How can you tell the type of verb complement clause without the accompanying particle? と marks statement clauses or direct quotations and か marks question clauses according to my copy of Practice Makes Perfect Complete Japanese Grammar.

Yet what defines which clause is which type?

In the given examples, ビルさんは日本語は簡単だと言いました. The statement clause should be ビルさんは日本語は簡単だ, with the subject being ビルさん and object being 日本語 with the verb being 簡単だ? And the whole clause acts as a direct object for the verb 言い marked by the statement particle と?

Yet in an example for a question clause, マイクさんはだれが来るか知りません(Mike does not know who will come). How is this a question clause (マイクさんはだれが来る) other than it's been marked by a か? Then the entire sentence is a statement, declaring Mike'slack of information on who's coming, is it because the clause is inquiring "who will come"?

Am I mistaken by deciding which particle to use based on the given clause alone, by observing the structure and meaning of the clause, but instead I should decide contextually with the sentence itself?

In a practice question later, このレストランが一番おいしい(か、かどうか、と)思いますか。 should be translated to "Do you think this restaurant is most delicious?". The given answer is ? Wouldn't that mark the clause (このレストランが一番おいしい) as a statement clause? What's wrong with using か, marking it as a question clause or かどうか marking it as a yes/no question, given you can only answer yes or no for a superlative question?

Are these three sentences grammatically or contextually different?

  • このレストランが一番おいしい思いますか。 Statement clause, stating the restaurant is most delicious and asking if *you* agree with the statement?
  • このレストランが一番おいしい思いますか。 Question clause, asking *you* if the restaurant is the most delicious as a question sentence?
  • このレストランが一番おいしいかどうか思いますか。 Question clause, as a yes/no question, asking *you* if the restaurant as "yes it is the most delicious" or "no it is not the most delicious" question?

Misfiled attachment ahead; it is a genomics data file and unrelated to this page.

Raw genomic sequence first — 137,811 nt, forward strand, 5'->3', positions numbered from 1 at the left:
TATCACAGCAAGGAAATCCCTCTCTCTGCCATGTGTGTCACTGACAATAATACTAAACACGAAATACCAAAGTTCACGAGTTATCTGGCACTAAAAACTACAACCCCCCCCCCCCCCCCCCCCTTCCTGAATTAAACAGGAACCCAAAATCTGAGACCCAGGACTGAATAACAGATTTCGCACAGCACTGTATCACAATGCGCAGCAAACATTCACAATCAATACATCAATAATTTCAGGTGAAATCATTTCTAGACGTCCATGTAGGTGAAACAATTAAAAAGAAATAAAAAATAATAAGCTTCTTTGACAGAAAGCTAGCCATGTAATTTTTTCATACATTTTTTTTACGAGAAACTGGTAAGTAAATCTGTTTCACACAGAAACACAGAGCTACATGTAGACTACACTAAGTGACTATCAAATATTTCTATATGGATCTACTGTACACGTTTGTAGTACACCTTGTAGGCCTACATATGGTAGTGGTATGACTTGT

Can all three of them be translated to "Do you think this restaurant is most delicious?"?

1 Answer 1


In ビルさんは日本語は簡単だ言いました, Bill is the one who said “Japanese is easy.” The statement clause is 日本語は簡単だ. (By the way, 簡単だ is not a verb but an adjective.)

Similarly, Mike is the one who doesn’t know who will come in マイクさんはだれが来る知りません. The original clause だれが来る is a question because it contains a question word だれ.

と is the only correct choice in the practice question. か doesn’t work because the original clause このレストランが一番おいしい is not a question but a statement. かどうか is not used with 思います. “Do you think whether this restaurant is the most delicious?” must sound strange in English, too.


My explanation in the last paragraph above was misleading. か doesn’t work for the same reason かどうか doesn’t work. It’s because the verb of the main clause is 思う. Even if the subordinate clause were どのレストランが一番おいしいですか, which is clearly a question, the correct answer would still be と, making the final sentence どのレストランが一番おいしい思いますか.

  • I see, so to determine which particle to use depends on whether or not the clause is a question clause. In this case, determined by the だれ?
    – Emu_Flock
    Commented Jul 6, 2021 at 1:10
  • 1
    @Emu_Flock: It depends more on the verb of the main clause. I edited my answer. 知る can take both と and か, just like English “know” can take both “that” and “whether” or “if”, but 思う only takes と.
    – aguijonazo
    Commented Jul 6, 2021 at 2:00
  • @Emu_Flock: But what I said in the second paragraph is still valid. For example, マイクさんは彼が来ると知りません is a valid sentence while マイクさんはだれが来ると知りません is not. To determine which particle to use with 知る, you still need to know whether the subordinate clause is a statement or a question, and だれ is the key to that in your example. マイクさんは彼が来るか(どうか)知りません is also valid, but it doesn’t mean the same as the first sentence in this comment.
    – aguijonazo
    Commented Jul 6, 2021 at 2:10

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